MARY BERSOT CFA — In November, 2011 we wrote:
The US stock market is held hostage to the European headlines which are contributing to wild swings in prices and investor uncertainty. Europe will move in the right direction at some point and the strength in our economy will overshadow these concerns. In the meantime fear of a severe recession in Europe or a falloff in emerging market growth could aggravate the problem. These valid concerns will cause our market to be volatile well into 2012 and investors will remain on sidelines. If this isn’t enough our deficit reduction debate in the midst of election rhetoric will cause more confusion and volatility in our market.
It is interesting that these words are still true today. Not much has changed. Investors remain on the sidelines and funds continue to flee US stock funds in favor of low yielding bonds. This will reverse and when it does it will call to question the notion that bonds are the less risky investment.
The US recovery is subpar by any measure. It has been three years since the great recession and it will probably take a decade to fully recover and restore our country’s health and growth rate. Morgan Stanley looked at economic growth after financially induced recessions. They found annual GDP was reduced by about 1.5% from what would otherwise be normal (about 3%) for a decade after the recession. In 10 of the 15 recessions they examined employment never got back to the level it was before the recession began. Recent headlines confirm that this recovery is no exception. Initial claims for unemployment are still in excess of 350,000 and the housing market is still mired in foreclosures and homeowners with home values below cost. Oil prices have dropped in recent weeks providing some relief and perhaps encouragement for consumer spending.
Japan’s experience shows us that cycles can take as long as 20 years to build toward the peak, collapse and then recover. Our fragile recovery needs global growth to sustain itself and problems in Europe raise concerns this is not the case. The European Central Bank is caught between a rock and a hard place; austerity measures to reduce debt will slow spending and reduce economic growth while temporary steps to remedy the problem would kick the can down the road but not solve the problem. Over time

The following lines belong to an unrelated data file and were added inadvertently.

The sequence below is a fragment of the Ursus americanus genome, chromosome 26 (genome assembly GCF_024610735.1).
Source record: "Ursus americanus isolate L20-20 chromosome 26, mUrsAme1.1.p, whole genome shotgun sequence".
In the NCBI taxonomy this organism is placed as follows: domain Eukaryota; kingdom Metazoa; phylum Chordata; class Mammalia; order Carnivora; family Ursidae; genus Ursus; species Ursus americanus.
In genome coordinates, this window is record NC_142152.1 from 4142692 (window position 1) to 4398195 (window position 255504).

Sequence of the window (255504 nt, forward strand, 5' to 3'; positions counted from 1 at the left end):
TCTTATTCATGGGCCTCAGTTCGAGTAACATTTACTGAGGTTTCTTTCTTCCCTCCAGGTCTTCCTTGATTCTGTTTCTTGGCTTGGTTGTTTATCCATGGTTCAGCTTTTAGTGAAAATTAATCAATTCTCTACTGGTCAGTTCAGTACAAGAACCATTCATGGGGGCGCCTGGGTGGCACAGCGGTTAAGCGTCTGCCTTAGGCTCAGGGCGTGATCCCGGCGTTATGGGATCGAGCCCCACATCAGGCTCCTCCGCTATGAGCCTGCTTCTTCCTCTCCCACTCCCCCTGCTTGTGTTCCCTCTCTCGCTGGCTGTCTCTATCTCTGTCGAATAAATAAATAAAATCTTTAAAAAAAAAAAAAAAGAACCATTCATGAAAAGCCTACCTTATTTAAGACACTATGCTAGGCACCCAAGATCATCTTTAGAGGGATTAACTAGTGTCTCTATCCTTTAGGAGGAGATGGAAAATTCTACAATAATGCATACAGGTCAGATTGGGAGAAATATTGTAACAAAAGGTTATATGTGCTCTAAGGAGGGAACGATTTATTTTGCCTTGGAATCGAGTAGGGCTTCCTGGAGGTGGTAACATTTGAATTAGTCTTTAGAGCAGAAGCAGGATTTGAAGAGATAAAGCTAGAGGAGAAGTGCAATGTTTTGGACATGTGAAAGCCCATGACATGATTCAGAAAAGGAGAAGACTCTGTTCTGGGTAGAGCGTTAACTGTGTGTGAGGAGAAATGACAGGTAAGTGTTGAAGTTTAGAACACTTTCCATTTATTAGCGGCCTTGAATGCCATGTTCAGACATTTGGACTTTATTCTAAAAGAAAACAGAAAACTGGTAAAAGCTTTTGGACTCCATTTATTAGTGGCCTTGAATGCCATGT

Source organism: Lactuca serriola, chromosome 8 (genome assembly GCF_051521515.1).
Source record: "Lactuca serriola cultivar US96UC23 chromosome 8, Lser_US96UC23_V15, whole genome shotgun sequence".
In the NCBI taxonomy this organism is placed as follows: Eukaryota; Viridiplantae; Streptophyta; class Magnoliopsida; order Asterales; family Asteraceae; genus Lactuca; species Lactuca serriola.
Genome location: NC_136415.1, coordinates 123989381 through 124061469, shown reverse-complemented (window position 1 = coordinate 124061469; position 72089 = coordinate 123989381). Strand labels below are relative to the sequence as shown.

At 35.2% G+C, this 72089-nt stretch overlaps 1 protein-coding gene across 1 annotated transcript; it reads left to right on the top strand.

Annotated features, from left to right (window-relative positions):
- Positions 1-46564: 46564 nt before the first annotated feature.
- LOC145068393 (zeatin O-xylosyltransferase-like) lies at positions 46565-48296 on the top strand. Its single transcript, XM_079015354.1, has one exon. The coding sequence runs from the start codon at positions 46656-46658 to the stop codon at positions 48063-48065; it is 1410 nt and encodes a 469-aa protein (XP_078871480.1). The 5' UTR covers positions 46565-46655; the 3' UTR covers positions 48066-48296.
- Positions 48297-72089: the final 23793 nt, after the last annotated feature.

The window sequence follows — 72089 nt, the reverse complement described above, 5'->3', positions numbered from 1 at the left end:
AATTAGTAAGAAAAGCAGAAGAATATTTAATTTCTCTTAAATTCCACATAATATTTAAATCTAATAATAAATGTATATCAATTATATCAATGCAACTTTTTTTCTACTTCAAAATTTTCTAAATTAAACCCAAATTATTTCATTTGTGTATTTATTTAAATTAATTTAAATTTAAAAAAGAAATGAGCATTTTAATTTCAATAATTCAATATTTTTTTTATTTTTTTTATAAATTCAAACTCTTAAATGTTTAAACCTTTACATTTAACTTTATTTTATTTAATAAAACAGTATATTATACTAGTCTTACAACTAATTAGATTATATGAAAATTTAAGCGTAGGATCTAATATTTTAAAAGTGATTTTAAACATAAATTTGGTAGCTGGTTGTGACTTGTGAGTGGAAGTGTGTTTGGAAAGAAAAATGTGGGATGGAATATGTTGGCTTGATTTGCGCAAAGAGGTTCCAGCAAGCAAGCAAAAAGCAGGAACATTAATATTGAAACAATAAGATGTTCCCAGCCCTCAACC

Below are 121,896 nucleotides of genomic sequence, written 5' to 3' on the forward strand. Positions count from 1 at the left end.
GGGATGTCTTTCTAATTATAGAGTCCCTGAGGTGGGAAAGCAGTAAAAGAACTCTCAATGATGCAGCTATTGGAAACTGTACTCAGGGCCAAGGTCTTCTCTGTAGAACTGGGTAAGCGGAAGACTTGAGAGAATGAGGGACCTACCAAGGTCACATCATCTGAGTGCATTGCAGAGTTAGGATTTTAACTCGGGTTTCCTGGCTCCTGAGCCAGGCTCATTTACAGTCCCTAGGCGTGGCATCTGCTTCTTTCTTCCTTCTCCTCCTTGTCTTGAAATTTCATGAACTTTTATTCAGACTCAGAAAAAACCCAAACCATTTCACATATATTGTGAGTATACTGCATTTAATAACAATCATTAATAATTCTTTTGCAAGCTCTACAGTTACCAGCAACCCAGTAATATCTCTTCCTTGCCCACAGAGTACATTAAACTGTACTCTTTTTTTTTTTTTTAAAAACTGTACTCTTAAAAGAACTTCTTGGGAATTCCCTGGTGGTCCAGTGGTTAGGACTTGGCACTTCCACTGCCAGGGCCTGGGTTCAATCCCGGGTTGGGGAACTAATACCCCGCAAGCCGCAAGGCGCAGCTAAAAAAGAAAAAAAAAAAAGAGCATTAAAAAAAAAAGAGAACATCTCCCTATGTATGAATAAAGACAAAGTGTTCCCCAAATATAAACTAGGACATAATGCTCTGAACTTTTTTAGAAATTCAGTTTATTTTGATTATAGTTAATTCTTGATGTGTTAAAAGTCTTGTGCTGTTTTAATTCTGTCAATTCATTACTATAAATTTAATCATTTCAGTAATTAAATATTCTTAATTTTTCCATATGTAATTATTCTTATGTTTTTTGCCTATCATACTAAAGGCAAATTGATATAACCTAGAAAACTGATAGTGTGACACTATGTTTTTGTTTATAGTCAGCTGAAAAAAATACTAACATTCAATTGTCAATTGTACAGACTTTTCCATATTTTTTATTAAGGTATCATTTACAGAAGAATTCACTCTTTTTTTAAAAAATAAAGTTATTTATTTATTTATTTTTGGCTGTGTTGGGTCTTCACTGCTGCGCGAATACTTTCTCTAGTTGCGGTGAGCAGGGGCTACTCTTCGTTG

European countries will either move closer together with more coordinated governments or weaker countries, such as Greece, will exit the European Union. Regardless of the path, it will be a long and bumpy road to economic prosperity. In the meantime, headlines will cause confusion with continued uncertainly and volatility in the global capital markets.
The US stock and bond markets should be able to withstand the news flow as long as US company involvement is minimal which we expect. The biggest impact will be to global US banks and asset managers that have invested in shaky foreign bonds in the search for high returns. The projected impact from this European crisis is not threatening to the overall US economy at this point because corporate America is healthy, flush with cash, seeking opportunities where there is growth and conservatively managing their businesses.
The Fiscal Cliff
A cliff brings to mind a sudden and significant drop and a fall over the edge is a calamity rarely survived. The “Fiscal Cliff” is the worrisome and sudden end of tax cuts implemented under President Bush. At the end of this year, if Congress does not act, income taxes, estate tax rates and capital gains taxes will reset to much higher levels and emergency unemployment benefits will expire. In addition, there will be forced cuts in defense and healthcare spending and payroll taxes will rise. All of these together would significantly reduce GDP growth to almost zero and likely cause an increase in unemployment (fig 1). If allowed to expire, we could find our economy very close to recession once again.
Both political parties have strong and vastly differing views as to taxes and spending but in the end both should and probably will realize a compromise is necessary, given how slow our economic recovery is. The fear is the parties’ political positions are too far apart to find common ground. A compromise may not happen until after the election and it is probable Congress will extend the tax and unemployment benefits for 3 or 4 months into 2013 to deal with the situation. The uncertainty will cause worrisome headlines but we believe the end result will be a compromise because everyone knows that doing nothing will almost guarantee another recession.